Two approaches have been made to this measurement. The first uses platinum electrodes embedded in ceramic with a bubbling pressure of 15 bars. Over the plant growth range the ceramic remains saturated, even though the soil is not saturated, allowing a measurement of the solution in the ceramic. As long as there is adequate exchange between the ceramic and the soil solution, this measurement will be the EC of the soil solution, pore water EC.

Salt in soil comes from the fertilizer we apply, irrigation water and dissolving soil minerals.

The other method measures the conductivity of the bulk soil and then uses empirical or theoretical equations to determine the pore water EC. The ECH2O 5TE uses the second method. It requires no exchange of salt between soil and sensor and is therefore more likely to indicate the actual solution electrical conductivity. The following analysis shows one of several methods for determining the electrical conductivity of the saturation extract from measurements of the bulk soil electrical conductivity.

Mualem and Friedman (1991) proposed a model based on soil hydraulic properties. It assumes two parallel conduction paths: one along the surface of soil particles and the other through the soil water. The model is

Equation 1

Here σb is the bulk conductivity which is measured by the probe, σs is the bulk surface conductivity, σw is the conductivity of the pore water, θ is the volumetric water content, θs is the saturation water content of the soil and n is an empirical parameter with a suggested value around 0.5. If, for the moment, we ignore surface conductivity, and use eq. 1 to compute the electrical conductivity of a saturated paste (assuming n = 0.5 and θs = 0.5) we obtain σb = 0.35σw. Obviously, if no soil were there, the bulk reading would equal the electrical conductivity of the water. But when soil is there, the bulk conductivity is about a third of the solution conductivity. This happens because soil particles take up some of the space, decreasing the cross section for ion flow and increasing the distance ions must travel (around particles) to move from one electrode of the probe to the other. In unsaturated soil these same concepts apply, but here both soil particles and empty pores interfere with ion transport, so the bulk conductivity becomes an even smaller fraction of pore water conductivity.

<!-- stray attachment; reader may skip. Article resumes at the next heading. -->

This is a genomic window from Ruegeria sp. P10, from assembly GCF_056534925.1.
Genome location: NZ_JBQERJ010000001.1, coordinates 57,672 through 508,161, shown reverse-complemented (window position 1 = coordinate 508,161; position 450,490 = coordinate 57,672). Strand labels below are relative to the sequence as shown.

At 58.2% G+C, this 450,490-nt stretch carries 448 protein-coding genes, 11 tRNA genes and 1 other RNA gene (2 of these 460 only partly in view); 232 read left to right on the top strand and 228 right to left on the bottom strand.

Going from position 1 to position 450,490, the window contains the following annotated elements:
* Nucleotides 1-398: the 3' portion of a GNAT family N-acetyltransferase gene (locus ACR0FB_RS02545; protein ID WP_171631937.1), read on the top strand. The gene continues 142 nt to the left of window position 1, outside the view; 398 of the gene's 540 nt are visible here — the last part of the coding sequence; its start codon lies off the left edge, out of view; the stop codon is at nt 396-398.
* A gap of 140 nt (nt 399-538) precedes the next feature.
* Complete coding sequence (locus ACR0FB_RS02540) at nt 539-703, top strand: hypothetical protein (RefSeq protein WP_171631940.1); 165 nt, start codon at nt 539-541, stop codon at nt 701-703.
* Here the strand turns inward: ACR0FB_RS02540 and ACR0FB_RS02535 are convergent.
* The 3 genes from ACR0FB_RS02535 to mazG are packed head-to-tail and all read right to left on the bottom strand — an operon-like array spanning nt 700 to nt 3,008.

Electrical conductivity

When water evaporates at the soil surface, or from leaves, it is pure, containing no salt, so evapotranspiration concentrates the salts in the soil.

Our interest, of course, is in the pore water conductivity. Inverting eq. 1 we obtain

Equation 2

In order to know pore water conductivity from measurements in the soil we must also know the soil water content, the saturation water content, and the surface conductivity. The 5TE measures the water content. The saturation water content can be computed from the bulk density of the soil

Electrical conductivity

Equation 3

Where ρb is the soil bulk density and ρs is the density of the solid particles, which in mineral soils is taken to be around 2.65 Mg/m3 . The surface conductivity is assumed to be zero for coarse textured soil. Therefore, using the 5TE allows us to quantify pore water EC through the use of the above assumptions. This knowledge has the potential to be a very useful tool in fertilizer scheduling.

Electrical Conductivity is Temperature Dependent

Electrical conductivity of solutions or soils changes by about 2% per Celsius degree. Because of this, measurements must be corrected for temperature in order to be useful. Richards (1954) provides a table for correcting the readings taken at any temperature to readings at 25 °C. The following polynomial summarizes the table

where t is the Celsius temperature. This equation is programmed into the 5TE, so temperature corrections are automatic.

Electrical conductivity

Soil salinity has been measured using electrical conductivity for more than 100 years.

Units of Electrical Conductivity

The SI unit for electrical conductance is the Siemen, so electrical conductivity has units of S/m. Units used in older literature are mho/cm (mho is reciprocal ohm), which have the same value as S/cm. Soil electrical conductivities were typically reported in mmho/cm so 1 mmho/cm equals 1 mS/cm. Since SI discourages the use of submultiples in the denominator, this unit is changed to deciSiemen per meter (dS/m), which is numerically the same as mmho/cm or mS/cm. Occasionally, EC is reported as mS/m or µS/m. 1 dS/m is 100 mS/m or 105 µS/m.

References

Richards, L. A. (Ed.) 1954. Diagnosis and Improvement of Saline and Alkali Soils. USDA Agriculture Handbook 60, Washington D. C.

Rhoades, J. D. and J. Loveday. 1990. Salinity in irrigated agriculture. In Irrigation of Agricultural Crops. Agronomy Monograph 30:1089-1142. Americal Society of Agronomy, Madison, WI.

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Soil Moisture Sensors: Why TDR VS. Capacitance May Be Missing the Point (Part 2)

Dr. Colin S. Campbell discusses whether TDR vs. capacitance (see part 1) is the right question, the challenges facing soil moisture sensor technology, and the correct questions to ask before investing in a sensor system.

It’s easy to overlook the obvious question: what is being measured?

What are You Trying to Measure?